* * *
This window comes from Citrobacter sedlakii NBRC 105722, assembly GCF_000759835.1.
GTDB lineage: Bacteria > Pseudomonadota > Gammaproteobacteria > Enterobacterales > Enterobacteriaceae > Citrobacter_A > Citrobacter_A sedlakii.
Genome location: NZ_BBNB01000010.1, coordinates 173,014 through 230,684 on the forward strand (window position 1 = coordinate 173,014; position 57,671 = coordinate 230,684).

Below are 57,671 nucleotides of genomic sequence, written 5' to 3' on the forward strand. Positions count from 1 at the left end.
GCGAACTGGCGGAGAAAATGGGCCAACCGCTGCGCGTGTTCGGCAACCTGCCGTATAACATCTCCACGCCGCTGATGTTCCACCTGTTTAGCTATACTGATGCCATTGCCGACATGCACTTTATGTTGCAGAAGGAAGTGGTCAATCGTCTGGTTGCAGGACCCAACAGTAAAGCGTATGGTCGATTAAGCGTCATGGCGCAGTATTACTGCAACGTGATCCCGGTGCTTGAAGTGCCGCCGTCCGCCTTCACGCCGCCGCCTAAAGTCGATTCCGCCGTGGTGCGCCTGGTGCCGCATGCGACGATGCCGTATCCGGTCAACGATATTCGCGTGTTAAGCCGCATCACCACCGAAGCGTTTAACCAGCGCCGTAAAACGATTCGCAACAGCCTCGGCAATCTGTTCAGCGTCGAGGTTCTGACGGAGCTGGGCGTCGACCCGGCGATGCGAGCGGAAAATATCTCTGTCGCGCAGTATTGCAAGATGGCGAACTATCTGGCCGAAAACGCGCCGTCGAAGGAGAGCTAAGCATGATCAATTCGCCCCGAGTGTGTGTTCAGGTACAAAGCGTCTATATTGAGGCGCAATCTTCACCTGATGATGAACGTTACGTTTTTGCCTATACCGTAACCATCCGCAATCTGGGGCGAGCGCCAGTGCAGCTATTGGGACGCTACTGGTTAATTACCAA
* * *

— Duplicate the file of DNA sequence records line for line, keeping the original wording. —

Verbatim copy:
This window comes from Citrobacter sedlakii NBRC 105722, assembly GCF_000759835.1.
GTDB lineage: Bacteria > Pseudomonadota > Gammaproteobacteria > Enterobacterales > Enterobacteriaceae > Citrobacter_A > Citrobacter_A sedlakii.
Genome location: NZ_BBNB01000010.1, coordinates 173,014 through 230,684 on the forward strand (window position 1 = coordinate 173,014; position 57,671 = coordinate 230,684).

Below are 57,671 nucleotides of genomic sequence, written 5' to 3' on the forward strand. Positions count from 1 at the left end.
GCGAACTGGCGGAGAAAATGGGCCAACCGCTGCGCGTGTTCGGCAACCTGCCGTATAACATCTCCACGCCGCTGATGTTCCACCTGTTTAGCTATACTGATGCCATTGCCGACATGCACTTTATGTTGCAGAAGGAAGTGGTCAATCGTCTGGTTGCAGGACCCAACAGTAAAGCGTATGGTCGATTAAGCGTCATGGCGCAGTATTACTGCAACGTGATCCCGGTGCTTGAAGTGCCGCCGTCCGCCTTCACGCCGCCGCCTAAAGTCGATTCCGCCGTGGTGCGCCTGGTGCCGCATGCGACGATGCCGTATCCGGTCAACGATATTCGCGTGTTAAGCCGCATCACCACCGAAGCGTTTAACCAGCGCCGTAAAACGATTCGCAACAGCCTCGGCAATCTGTTCAGCGTCGAGGTTCTGACGGAGCTGGGCGTCGACCCGGCGATGCGAGCGGAAAATATCTCTGTCGCGCAGTATTGCAAGATGGCGAACTATCTGGCCGAAAACGCGCCGTCGAAGGAGAGCTAAGCATGATCAATTCGCCCCGAGTGTGTGTTCAGGTACAAAGCGTCTATATTGAGGCGCAATCTTCACCTGATGATGAACGTTACGTTTTTGCCTATACCGTAACCATCCGCAATCTGGGGCGAGCGCCAGTGCAGCTATTGGGACGCTACTGGTTAATTACCAA